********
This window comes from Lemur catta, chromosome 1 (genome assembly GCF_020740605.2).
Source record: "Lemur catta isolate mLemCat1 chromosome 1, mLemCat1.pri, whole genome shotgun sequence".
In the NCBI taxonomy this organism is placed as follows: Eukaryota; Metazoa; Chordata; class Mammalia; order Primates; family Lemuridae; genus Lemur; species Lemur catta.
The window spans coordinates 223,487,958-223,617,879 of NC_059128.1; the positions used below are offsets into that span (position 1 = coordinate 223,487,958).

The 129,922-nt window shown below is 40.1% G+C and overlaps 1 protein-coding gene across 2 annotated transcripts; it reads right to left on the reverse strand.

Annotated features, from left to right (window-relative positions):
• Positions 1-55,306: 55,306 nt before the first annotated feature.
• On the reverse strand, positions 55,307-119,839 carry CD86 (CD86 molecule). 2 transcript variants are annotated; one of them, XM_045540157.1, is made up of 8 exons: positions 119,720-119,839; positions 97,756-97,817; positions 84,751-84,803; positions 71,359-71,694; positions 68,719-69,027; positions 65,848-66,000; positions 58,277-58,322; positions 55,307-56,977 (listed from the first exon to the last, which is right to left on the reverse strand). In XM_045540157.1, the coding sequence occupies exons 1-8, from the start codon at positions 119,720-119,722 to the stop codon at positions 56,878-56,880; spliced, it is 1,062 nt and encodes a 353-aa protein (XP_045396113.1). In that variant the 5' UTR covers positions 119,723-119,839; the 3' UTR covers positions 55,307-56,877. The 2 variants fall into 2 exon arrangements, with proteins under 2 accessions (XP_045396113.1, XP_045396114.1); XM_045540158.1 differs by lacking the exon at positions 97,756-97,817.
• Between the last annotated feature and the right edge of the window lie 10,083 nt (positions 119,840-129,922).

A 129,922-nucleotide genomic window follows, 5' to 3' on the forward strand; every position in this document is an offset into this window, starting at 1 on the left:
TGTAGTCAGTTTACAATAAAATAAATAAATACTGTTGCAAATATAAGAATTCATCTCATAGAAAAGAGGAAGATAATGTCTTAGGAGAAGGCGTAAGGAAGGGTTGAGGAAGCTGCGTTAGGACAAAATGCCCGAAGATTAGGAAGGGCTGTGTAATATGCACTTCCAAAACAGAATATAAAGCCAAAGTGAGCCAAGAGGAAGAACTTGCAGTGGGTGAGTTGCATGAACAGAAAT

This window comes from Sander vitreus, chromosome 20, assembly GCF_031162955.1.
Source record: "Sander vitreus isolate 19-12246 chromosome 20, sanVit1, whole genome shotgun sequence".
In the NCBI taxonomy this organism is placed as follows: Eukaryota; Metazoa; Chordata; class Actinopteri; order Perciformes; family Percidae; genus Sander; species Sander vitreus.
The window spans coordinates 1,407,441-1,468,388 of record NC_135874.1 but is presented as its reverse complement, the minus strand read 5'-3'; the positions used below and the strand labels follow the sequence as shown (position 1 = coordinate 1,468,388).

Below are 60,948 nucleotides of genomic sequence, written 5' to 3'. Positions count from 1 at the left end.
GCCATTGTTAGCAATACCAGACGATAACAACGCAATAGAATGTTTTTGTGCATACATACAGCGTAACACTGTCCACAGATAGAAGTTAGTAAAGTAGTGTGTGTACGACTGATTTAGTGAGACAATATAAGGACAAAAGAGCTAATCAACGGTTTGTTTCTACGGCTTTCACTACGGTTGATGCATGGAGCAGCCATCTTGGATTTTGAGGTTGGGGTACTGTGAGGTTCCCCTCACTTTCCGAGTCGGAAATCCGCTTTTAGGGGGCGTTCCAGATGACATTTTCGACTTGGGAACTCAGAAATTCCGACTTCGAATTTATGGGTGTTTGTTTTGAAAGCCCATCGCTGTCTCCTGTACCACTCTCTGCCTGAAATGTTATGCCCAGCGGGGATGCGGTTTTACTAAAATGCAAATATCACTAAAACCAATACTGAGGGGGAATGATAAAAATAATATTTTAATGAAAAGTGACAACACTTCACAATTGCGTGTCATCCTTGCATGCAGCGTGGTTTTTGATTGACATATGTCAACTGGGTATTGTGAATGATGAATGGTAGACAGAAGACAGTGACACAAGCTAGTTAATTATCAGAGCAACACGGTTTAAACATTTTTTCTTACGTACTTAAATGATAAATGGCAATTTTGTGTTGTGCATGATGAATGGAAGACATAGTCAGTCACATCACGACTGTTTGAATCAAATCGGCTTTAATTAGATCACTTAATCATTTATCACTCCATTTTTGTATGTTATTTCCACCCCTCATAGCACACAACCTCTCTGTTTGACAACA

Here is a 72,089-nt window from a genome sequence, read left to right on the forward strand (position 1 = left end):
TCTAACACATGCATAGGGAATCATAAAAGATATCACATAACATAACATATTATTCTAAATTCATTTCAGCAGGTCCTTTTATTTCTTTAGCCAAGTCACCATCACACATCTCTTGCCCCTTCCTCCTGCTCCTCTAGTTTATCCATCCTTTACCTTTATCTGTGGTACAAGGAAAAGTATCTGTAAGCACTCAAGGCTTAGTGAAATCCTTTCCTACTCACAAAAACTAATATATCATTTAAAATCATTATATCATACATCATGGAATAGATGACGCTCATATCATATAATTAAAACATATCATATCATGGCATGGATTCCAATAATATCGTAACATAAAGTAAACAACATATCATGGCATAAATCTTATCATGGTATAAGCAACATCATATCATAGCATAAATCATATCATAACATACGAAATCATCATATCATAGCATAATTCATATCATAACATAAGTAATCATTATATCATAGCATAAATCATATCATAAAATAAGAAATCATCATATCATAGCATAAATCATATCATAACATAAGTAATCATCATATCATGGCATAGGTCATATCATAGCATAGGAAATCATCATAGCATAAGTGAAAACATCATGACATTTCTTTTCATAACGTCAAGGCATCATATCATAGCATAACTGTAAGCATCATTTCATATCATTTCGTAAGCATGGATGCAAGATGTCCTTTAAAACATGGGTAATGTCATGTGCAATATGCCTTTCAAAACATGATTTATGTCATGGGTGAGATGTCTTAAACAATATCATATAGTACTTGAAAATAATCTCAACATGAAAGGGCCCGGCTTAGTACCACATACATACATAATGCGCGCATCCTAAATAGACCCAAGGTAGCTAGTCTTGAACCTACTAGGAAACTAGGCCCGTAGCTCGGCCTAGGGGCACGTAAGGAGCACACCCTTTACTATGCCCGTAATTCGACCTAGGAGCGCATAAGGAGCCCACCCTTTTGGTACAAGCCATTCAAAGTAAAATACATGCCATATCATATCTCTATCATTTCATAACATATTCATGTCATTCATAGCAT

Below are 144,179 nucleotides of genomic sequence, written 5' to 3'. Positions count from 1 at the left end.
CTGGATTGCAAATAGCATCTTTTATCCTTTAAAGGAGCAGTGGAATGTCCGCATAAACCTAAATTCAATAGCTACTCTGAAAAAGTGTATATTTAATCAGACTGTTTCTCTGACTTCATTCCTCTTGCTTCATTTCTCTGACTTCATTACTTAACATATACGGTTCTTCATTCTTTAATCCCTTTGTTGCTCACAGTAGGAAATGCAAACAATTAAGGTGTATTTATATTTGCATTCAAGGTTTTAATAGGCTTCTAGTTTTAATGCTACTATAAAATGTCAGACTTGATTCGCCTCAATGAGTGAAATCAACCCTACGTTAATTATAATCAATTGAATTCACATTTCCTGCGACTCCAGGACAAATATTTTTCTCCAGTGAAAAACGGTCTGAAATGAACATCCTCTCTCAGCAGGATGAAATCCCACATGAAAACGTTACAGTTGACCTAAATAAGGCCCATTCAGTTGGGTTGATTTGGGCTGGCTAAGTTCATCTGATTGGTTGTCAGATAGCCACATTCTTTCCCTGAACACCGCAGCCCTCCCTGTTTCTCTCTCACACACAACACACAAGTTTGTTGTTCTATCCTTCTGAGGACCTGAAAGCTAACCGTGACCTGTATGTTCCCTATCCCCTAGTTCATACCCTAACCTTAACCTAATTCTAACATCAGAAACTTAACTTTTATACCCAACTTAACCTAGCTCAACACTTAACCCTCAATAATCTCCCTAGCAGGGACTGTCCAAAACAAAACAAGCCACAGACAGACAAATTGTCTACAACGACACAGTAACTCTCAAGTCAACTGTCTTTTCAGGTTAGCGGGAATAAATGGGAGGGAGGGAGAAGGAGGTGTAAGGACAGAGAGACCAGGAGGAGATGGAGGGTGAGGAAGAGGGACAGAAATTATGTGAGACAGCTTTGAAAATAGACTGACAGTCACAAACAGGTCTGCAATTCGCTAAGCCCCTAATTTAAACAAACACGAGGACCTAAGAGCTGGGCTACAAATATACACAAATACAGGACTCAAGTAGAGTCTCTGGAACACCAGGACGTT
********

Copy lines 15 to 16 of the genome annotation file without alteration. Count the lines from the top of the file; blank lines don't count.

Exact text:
The window spans coordinates 1,407,441-1,468,388 of record NC_135874.1 but is presented as its reverse complement, the minus strand read 5'-3'; the positions used below and the strand labels follow the sequence as shown (position 1 = coordinate 1,468,388).

Below are 60,948 nucleotides of genomic sequence, written 5' to 3'. Positions count from 1 at the left end.